Indigenous and Environmental Groups Sue U.S. Administration for Lifting Coal Leasing Ban*

Indigenous and Environmental Groups Sue U.S. Administration for Lifting Coal Leasing Ban*

Jenny Harbine, lead attorney on case: “No one voted to pollute our public lands, air or drinking water in the last election.”

By Yessenia Funes

Black Thunder Mine is one of the world’s largest coal mines and much of its coal is federally owned. Courtesy of EcoFlight via Earthjustice

 

Several groups filed a lawsuit against the administration yesterday (March 29) for its decision to re-launch coal leasing on federal lands.

The Northern Cheyenne Tribe, Citizens for Clean Energy, the Sierra Club, WildEarth Guardians and other environmental groups launched the suit through law nonprofit Earthjustice in federal court to block President Donald Trump’s March 28 executive order, which called on Interior Secretary Ryan Zinke to withdraw a moratorium on the federal coal leasing program, among other things.

Former President Barack Obama paused the program last year in January in order to revise and reform it to better address environmental concerns, as well as criticisms that it was cheating American taxpayers. The plan was to modernize the program, which was responsible for 10% of U.S. greenhouse gas emissions.

Part of that review finished in January, and then-Secretary Sally Jewell claimed it was necessary. In a press release Jewell stated:

“We have a responsibility to ensure the public—including state governments—get a fair return from the sale of America’s coal, operate the program efficiently and in a way that meets the needs of our neighbors in coal communities, and minimize the impact coal production has on the planet that our children and grandchildren will inherit. The only responsible next step is to undertake further review and implement these commonsense measures.”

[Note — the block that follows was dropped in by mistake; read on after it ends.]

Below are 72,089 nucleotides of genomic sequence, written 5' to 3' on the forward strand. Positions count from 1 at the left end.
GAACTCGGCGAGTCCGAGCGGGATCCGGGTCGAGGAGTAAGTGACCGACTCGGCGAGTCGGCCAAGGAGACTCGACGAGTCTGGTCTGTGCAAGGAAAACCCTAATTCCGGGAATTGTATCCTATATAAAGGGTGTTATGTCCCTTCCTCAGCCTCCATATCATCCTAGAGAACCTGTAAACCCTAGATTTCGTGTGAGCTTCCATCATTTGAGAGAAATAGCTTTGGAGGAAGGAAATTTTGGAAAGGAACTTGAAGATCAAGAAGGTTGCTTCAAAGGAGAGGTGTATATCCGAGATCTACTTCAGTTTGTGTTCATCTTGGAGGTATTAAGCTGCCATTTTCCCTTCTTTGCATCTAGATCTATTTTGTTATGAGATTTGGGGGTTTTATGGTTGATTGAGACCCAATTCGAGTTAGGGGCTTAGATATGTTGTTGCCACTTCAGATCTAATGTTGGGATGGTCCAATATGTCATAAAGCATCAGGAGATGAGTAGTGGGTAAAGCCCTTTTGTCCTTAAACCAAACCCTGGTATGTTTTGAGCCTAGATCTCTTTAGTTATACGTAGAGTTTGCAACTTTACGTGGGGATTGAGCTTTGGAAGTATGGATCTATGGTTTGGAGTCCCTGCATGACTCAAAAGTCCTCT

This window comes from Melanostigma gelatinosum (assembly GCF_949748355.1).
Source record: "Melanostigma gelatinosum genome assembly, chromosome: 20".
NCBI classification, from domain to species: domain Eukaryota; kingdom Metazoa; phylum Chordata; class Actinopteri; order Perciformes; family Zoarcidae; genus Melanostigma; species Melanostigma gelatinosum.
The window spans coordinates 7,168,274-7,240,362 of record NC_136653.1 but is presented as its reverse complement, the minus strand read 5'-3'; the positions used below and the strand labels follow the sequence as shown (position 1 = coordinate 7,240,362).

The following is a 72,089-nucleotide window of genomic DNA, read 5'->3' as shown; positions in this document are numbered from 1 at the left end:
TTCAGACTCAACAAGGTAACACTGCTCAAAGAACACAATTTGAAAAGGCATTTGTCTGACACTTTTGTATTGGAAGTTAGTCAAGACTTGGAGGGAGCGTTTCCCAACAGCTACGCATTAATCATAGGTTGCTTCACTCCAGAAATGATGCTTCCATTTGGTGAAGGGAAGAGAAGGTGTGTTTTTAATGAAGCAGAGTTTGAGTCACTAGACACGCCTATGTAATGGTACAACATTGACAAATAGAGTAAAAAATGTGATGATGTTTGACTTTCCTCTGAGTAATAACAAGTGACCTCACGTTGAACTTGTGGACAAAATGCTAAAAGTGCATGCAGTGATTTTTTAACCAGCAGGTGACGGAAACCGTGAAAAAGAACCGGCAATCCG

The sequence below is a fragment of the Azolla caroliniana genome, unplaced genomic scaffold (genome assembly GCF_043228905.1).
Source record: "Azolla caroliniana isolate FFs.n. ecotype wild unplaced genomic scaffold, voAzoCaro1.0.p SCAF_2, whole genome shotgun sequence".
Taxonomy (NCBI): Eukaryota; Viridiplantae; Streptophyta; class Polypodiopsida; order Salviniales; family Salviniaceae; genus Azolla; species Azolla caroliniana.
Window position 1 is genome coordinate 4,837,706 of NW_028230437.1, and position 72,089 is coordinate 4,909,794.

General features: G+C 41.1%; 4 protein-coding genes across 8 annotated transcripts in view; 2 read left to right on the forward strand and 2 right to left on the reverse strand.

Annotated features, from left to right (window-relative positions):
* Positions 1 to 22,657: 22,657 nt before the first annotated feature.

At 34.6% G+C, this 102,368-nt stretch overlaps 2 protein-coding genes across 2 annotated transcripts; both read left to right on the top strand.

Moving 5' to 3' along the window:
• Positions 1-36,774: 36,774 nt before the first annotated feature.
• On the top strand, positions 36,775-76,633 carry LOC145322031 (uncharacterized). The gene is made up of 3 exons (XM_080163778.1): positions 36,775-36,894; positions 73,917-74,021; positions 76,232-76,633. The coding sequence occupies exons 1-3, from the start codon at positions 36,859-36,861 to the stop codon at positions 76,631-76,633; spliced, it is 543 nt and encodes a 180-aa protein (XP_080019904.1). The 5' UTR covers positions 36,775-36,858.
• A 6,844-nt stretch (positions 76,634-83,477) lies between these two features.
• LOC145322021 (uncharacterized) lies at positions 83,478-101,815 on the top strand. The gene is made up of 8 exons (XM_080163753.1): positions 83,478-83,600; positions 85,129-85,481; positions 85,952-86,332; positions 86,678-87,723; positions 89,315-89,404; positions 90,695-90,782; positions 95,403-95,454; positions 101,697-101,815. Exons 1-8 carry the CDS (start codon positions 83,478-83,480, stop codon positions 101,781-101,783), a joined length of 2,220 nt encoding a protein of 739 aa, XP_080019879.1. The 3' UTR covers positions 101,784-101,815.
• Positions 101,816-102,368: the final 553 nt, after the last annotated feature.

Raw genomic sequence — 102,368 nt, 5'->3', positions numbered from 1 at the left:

Now that Zinke officially lifted the Obama-era ban, as of yesterday, groups are taking him to court.

“No one voted to pollute our public lands, air or drinking water in the last election, yet the Trump administration is doing the bidding of powerful polluters as nearly its first order of business,” said Earthjustice attorney Jenny Harbine, who is leading this case, in a press release.

“Our legal system remains an important backstop against the abuses of power we’ve witnessed over the course of the past two months. That’s why we’re going to court to defend our public lands, clean air and water, and a healthy climate for all.”

Source*

Related Topics:

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Indonesian Rainforests Returned to Indigenous Control*

Monsanto Has Lost $11 Million As Indian Cotton Farmers Begin To Use Indigenous Seed*

Indigenous Land Rights Could Halt Australia’s Largest Coal Mining Project*

Indigenous-Led Pipeline Resistance Camps Spread Across the U.S.*

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